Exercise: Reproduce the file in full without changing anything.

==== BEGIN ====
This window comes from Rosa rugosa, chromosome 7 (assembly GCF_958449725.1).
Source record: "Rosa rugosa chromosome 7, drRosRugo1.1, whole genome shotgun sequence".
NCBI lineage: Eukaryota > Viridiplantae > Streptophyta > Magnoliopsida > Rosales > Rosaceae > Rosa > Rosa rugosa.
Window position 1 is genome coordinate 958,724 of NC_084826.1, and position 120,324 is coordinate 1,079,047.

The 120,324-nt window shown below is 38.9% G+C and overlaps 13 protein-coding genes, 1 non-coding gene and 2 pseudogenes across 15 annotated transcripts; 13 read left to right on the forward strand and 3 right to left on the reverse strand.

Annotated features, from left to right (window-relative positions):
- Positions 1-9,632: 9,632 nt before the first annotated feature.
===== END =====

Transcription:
This window comes from Rosa rugosa, chromosome 7 (assembly GCF_958449725.1).
Source record: "Rosa rugosa chromosome 7, drRosRugo1.1, whole genome shotgun sequence".
NCBI lineage: Eukaryota > Viridiplantae > Streptophyta > Magnoliopsida > Rosales > Rosaceae > Rosa > Rosa rugosa.
Window position 1 is genome coordinate 958,724 of NC_084826.1, and position 120,324 is coordinate 1,079,047.

The 120,324-nt window shown below is 38.9% G+C and overlaps 13 protein-coding genes, 1 non-coding gene and 2 pseudogenes across 15 annotated transcripts; 13 read left to right on the forward strand and 3 right to left on the reverse strand.

Annotated features, from left to right (window-relative positions):
- Positions 1-9,632: 9,632 nt before the first annotated feature.